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Hey, we've all been there! A woman in Slovakia was arrested for playing Verdi loud to drown out a neighbor's barking dog: Woman detained in Slovakia for playing Verdi for 16 years. I played Stravinsky loud at 6am once to retaliate for a barking dog. Just once, mind you.
According to Hungarian news site, the woman, identified only as Eva N, played a four-minute aria from Giuseppe Verdi's 'La Traviata' non-stop, in her house with on speakers full blast, from morning until night. says that the homeowner in the southern town of Sturovo played the music for years to drown out a neighbour's loud barking dog, and had simply continued doing it.
Residents poured out their anger to local media, furious that the high volume harassment had been allowed to go on for so long.
Police in Slovakia sure seem to take their time responding to noise complaints.

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Wednesday night was Grigory Sokolov's Salzburg recital which I had put in my calendar back when I thought I might be attending this year. There was a thunderstorm, as often happens in Salzburg in August, and the sheer volume of rain caused a leak in the Grosses Festspielhaus:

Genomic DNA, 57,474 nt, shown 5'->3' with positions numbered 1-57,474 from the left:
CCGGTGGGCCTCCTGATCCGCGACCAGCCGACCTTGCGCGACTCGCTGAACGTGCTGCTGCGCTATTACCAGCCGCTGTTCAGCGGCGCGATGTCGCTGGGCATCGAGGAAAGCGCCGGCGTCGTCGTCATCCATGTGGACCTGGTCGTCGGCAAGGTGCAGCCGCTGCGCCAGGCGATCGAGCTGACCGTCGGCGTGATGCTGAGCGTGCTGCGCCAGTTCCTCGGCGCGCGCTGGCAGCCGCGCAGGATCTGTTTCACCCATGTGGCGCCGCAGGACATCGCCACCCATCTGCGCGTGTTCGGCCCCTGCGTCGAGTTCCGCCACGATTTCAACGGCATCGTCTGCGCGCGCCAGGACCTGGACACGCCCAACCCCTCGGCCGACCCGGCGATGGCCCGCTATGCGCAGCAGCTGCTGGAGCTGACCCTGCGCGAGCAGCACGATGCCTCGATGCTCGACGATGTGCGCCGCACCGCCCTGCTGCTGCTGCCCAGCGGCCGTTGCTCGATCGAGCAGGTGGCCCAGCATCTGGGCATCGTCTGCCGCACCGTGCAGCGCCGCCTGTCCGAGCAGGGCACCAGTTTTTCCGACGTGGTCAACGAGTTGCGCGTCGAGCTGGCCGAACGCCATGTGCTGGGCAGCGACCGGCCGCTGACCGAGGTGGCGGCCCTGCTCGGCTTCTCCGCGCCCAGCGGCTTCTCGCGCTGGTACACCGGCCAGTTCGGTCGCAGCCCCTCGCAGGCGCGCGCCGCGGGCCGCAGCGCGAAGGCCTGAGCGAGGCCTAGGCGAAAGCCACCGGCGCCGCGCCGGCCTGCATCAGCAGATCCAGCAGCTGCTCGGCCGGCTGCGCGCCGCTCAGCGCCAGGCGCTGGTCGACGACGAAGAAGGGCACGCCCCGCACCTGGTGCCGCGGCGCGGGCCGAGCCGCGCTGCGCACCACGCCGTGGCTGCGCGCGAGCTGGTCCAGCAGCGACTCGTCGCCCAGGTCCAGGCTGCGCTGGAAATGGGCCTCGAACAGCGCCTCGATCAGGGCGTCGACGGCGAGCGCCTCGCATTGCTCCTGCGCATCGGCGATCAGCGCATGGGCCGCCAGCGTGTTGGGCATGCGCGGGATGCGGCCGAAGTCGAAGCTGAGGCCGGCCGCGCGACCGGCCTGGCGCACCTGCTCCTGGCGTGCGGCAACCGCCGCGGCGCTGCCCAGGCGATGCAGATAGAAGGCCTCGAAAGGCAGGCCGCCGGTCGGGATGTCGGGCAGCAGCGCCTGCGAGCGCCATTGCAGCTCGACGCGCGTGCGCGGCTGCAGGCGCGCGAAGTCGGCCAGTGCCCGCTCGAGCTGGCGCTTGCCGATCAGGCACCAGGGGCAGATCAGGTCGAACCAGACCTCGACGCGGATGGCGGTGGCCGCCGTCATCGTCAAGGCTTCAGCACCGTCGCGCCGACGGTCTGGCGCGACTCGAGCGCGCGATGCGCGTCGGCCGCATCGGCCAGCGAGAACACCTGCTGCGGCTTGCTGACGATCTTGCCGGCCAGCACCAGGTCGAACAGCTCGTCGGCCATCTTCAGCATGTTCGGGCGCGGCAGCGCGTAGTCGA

At last night’s recital by Grigory Sokolov in the Grosses Festspielhaus at the Salzburg Festival, as Sokolov was into the trio of the final menuet of Haydn’s 49th sonata, nearing the end of an all-Haydn first half, water began to pour from the ceiling onto the patrons in the 5-8th rows, center.
I was sitting in the 1st row, directly in front of Sokolov, and was reluctant to turn around, not wishing to distract him…but of course the water was coming down loudly, as if from a large showerhead, pouring from one of the light fixtures high overhead, and it’s hard to believe he didn’t hear it. Nonetheless, I never saw so much as a glance or any other sign he was aware of the deluge – his commitment to the music was absolute – and his performance appeared in no way affected by the fact that roughly two dozen people had to get up right in front of him and quietly file out.
After a slightly longer than customary intermission, during which the leak was stopped, the floor mopped, and dry seat cushions provided for the affected patrons – several of whom did not return – the program resumed with a stunning Schubert D.935, plus the usual generous complement of wondrous encores, six in all. The fourth of these was – naturally – Chopin’s ‘Raindrop’ prélude.
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Ross Douthat has a column at the New York Times about the battle between technocratic ambition and humanism. Spoiler: humanism is losing. the end neither a Christian humanism nor any other has been able to withstand the spirit of Conant, the spirit of technocratic ambition, the spirit of truth-replaced-by-useful-knowledge, that rules today not just in Washington and Silicon Valley but in much of academia as well.